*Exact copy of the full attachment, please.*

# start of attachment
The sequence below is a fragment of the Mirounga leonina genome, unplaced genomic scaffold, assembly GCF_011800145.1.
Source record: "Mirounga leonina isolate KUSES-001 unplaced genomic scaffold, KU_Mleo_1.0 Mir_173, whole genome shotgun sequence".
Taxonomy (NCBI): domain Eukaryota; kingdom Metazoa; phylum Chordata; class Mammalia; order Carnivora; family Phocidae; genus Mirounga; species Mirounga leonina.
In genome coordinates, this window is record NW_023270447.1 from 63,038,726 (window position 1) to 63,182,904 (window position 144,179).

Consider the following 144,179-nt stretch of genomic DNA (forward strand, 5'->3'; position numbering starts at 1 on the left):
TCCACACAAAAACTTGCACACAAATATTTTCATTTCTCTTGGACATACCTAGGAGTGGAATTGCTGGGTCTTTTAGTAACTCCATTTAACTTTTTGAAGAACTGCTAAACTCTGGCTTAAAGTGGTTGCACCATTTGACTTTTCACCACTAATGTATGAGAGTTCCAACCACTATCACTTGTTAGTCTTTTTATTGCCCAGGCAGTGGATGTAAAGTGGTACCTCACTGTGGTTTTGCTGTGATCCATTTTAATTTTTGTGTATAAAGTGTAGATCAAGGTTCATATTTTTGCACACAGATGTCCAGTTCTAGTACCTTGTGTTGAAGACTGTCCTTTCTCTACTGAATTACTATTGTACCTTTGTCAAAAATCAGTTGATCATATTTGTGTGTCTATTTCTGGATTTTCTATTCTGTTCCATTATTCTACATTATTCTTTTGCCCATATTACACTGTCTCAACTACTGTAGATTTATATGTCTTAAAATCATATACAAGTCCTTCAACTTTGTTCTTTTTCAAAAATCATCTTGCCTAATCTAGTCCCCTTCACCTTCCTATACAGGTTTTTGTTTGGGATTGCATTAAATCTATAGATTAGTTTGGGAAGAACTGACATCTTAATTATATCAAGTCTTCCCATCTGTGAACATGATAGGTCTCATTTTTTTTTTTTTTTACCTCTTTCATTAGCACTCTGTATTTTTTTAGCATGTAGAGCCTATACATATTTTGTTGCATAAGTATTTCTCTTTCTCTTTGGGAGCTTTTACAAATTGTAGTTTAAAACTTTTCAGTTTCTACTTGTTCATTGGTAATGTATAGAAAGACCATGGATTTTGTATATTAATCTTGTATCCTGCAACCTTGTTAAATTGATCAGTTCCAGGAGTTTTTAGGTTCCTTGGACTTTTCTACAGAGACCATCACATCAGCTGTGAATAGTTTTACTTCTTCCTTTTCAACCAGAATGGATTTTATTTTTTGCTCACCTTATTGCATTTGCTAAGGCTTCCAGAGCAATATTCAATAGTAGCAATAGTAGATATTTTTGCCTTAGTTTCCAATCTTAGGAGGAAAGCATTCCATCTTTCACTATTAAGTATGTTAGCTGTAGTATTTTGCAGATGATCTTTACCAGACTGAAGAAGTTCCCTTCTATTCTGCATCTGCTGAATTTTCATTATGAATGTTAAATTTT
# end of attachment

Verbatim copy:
The sequence below is a fragment of the Mirounga leonina genome, unplaced genomic scaffold, assembly GCF_011800145.1.
Source record: "Mirounga leonina isolate KUSES-001 unplaced genomic scaffold, KU_Mleo_1.0 Mir_173, whole genome shotgun sequence".
Taxonomy (NCBI): domain Eukaryota; kingdom Metazoa; phylum Chordata; class Mammalia; order Carnivora; family Phocidae; genus Mirounga; species Mirounga leonina.
In genome coordinates, this window is record NW_023270447.1 from 63,038,726 (window position 1) to 63,182,904 (window position 144,179).

Consider the following 144,179-nt stretch of genomic DNA (forward strand, 5'->3'; position numbering starts at 1 on the left):
TCCACACAAAAACTTGCACACAAATATTTTCATTTCTCTTGGACATACCTAGGAGTGGAATTGCTGGGTCTTTTAGTAACTCCATTTAACTTTTTGAAGAACTGCTAAACTCTGGCTTAAAGTGGTTGCACCATTTGACTTTTCACCACTAATGTATGAGAGTTCCAACCACTATCACTTGTTAGTCTTTTTATTGCCCAGGCAGTGGATGTAAAGTGGTACCTCACTGTGGTTTTGCTGTGATCCATTTTAATTTTTGTGTATAAAGTGTAGATCAAGGTTCATATTTTTGCACACAGATGTCCAGTTCTAGTACCTTGTGTTGAAGACTGTCCTTTCTCTACTGAATTACTATTGTACCTTTGTCAAAAATCAGTTGATCATATTTGTGTGTCTATTTCTGGATTTTCTATTCTGTTCCATTATTCTACATTATTCTTTTGCCCATATTACACTGTCTCAACTACTGTAGATTTATATGTCTTAAAATCATATACAAGTCCTTCAACTTTGTTCTTTTTCAAAAATCATCTTGCCTAATCTAGTCCCCTTCACCTTCCTATACAGGTTTTTGTTTGGGATTGCATTAAATCTATAGATTAGTTTGGGAAGAACTGACATCTTAATTATATCAAGTCTTCCCATCTGTGAACATGATAGGTCTCATTTTTTTTTTTTTTTACCTCTTTCATTAGCACTCTGTATTTTTTTAGCATGTAGAGCCTATACATATTTTGTTGCATAAGTATTTCTCTTTCTCTTTGGGAGCTTTTACAAATTGTAGTTTAAAACTTTTCAGTTTCTACTTGTTCATTGGTAATGTATAGAAAGACCATGGATTTTGTATATTAATCTTGTATCCTGCAACCTTGTTAAATTGATCAGTTCCAGGAGTTTTTAGGTTCCTTGGACTTTTCTACAGAGACCATCACATCAGCTGTGAATAGTTTTACTTCTTCCTTTTCAACCAGAATGGATTTTATTTTTTGCTCACCTTATTGCATTTGCTAAGGCTTCCAGAGCAATATTCAATAGTAGCAATAGTAGATATTTTTGCCTTAGTTTCCAATCTTAGGAGGAAAGCATTCCATCTTTCACTATTAAGTATGTTAGCTGTAGTATTTTGCAGATGATCTTTACCAGACTGAAGAAGTTCCCTTCTATTCTGCATCTGCTGAATTTTCATTATGAATGTTAAATTTT